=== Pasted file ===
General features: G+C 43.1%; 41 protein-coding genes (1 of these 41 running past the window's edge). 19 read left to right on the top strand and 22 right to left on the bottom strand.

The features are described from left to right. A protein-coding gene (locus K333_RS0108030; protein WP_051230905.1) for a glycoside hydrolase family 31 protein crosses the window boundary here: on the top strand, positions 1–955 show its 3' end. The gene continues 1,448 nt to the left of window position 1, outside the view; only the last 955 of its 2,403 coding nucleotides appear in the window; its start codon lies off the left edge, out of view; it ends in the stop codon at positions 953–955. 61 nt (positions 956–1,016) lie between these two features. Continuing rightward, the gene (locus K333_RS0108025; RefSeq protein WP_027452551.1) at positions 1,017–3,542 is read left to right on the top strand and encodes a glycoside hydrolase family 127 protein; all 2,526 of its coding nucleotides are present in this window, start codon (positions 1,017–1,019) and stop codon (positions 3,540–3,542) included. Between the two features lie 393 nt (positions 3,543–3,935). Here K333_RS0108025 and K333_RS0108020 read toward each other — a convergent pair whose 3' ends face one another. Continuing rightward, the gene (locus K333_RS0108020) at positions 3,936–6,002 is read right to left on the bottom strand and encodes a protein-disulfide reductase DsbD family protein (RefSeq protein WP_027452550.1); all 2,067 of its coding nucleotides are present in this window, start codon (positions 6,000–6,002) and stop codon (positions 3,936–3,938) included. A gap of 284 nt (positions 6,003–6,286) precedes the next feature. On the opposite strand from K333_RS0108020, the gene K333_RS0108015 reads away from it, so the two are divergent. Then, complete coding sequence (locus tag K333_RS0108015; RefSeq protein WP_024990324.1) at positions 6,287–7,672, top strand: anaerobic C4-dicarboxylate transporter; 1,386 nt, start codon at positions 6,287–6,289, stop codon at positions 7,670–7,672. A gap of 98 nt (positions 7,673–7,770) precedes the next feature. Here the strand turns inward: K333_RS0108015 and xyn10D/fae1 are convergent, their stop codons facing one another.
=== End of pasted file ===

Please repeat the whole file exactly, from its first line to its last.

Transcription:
General features: G+C 43.1%; 41 protein-coding genes (1 of these 41 running past the window's edge). 19 read left to right on the top strand and 22 right to left on the bottom strand.

The features are described from left to right. A protein-coding gene (locus K333_RS0108030; protein WP_051230905.1) for a glycoside hydrolase family 31 protein crosses the window boundary here: on the top strand, positions 1–955 show its 3' end. The gene continues 1,448 nt to the left of window position 1, outside the view; only the last 955 of its 2,403 coding nucleotides appear in the window; its start codon lies off the left edge, out of view; it ends in the stop codon at positions 953–955. 61 nt (positions 956–1,016) lie between these two features. Continuing rightward, the gene (locus K333_RS0108025; RefSeq protein WP_027452551.1) at positions 1,017–3,542 is read left to right on the top strand and encodes a glycoside hydrolase family 127 protein; all 2,526 of its coding nucleotides are present in this window, start codon (positions 1,017–1,019) and stop codon (positions 3,540–3,542) included. Between the two features lie 393 nt (positions 3,543–3,935). Here K333_RS0108025 and K333_RS0108020 read toward each other — a convergent pair whose 3' ends face one another. Continuing rightward, the gene (locus K333_RS0108020) at positions 3,936–6,002 is read right to left on the bottom strand and encodes a protein-disulfide reductase DsbD family protein (RefSeq protein WP_027452550.1); all 2,067 of its coding nucleotides are present in this window, start codon (positions 6,000–6,002) and stop codon (positions 3,936–3,938) included. A gap of 284 nt (positions 6,003–6,286) precedes the next feature. On the opposite strand from K333_RS0108020, the gene K333_RS0108015 reads away from it, so the two are divergent. Then, complete coding sequence (locus tag K333_RS0108015; RefSeq protein WP_024990324.1) at positions 6,287–7,672, top strand: anaerobic C4-dicarboxylate transporter; 1,386 nt, start codon at positions 6,287–6,289, stop codon at positions 7,670–7,672. A gap of 98 nt (positions 7,673–7,770) precedes the next feature. Here the strand turns inward: K333_RS0108015 and xyn10D/fae1 are convergent, their stop codons facing one another.